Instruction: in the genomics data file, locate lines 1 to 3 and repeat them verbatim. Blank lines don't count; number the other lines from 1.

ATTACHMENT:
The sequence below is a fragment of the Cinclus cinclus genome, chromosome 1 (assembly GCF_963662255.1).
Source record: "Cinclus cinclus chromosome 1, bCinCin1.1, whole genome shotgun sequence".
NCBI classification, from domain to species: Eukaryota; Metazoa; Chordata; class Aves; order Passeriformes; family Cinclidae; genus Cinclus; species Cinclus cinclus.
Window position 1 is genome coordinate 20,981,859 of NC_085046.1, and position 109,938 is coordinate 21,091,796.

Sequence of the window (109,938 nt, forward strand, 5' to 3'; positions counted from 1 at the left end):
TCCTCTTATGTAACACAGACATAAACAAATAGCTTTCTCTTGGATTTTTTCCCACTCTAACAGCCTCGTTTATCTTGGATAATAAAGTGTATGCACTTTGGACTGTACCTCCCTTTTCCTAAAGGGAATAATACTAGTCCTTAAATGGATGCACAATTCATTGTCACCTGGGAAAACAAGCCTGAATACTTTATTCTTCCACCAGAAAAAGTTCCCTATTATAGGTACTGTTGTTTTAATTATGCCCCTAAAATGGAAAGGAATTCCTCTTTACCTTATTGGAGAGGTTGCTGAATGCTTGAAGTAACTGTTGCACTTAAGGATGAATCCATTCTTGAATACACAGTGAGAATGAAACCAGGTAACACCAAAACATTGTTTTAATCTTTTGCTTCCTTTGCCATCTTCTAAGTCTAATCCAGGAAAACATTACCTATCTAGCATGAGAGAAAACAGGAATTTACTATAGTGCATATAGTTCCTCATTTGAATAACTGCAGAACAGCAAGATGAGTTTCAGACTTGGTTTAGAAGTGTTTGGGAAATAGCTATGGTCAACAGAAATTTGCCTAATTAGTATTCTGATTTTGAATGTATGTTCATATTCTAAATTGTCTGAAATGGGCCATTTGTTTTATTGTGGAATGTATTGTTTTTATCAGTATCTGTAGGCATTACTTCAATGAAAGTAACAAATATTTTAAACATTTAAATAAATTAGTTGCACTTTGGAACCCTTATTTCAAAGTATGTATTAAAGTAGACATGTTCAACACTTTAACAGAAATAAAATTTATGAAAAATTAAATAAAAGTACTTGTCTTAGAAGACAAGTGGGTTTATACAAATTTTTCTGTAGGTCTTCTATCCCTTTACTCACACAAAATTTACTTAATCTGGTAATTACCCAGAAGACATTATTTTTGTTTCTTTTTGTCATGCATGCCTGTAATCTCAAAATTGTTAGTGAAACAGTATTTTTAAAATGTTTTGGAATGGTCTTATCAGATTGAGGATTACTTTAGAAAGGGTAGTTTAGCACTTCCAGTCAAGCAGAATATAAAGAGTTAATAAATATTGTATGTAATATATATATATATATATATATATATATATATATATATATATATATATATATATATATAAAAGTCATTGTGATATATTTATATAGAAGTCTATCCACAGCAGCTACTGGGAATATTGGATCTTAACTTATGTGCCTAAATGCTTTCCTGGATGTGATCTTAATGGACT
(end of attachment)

The sequence below is a fragment of the Cinclus cinclus genome, chromosome 1 (assembly GCF_963662255.1).
Source record: "Cinclus cinclus chromosome 1, bCinCin1.1, whole genome shotgun sequence".
NCBI classification, from domain to species: Eukaryota; Metazoa; Chordata; class Aves; order Passeriformes; family Cinclidae; genus Cinclus; species Cinclus cinclus.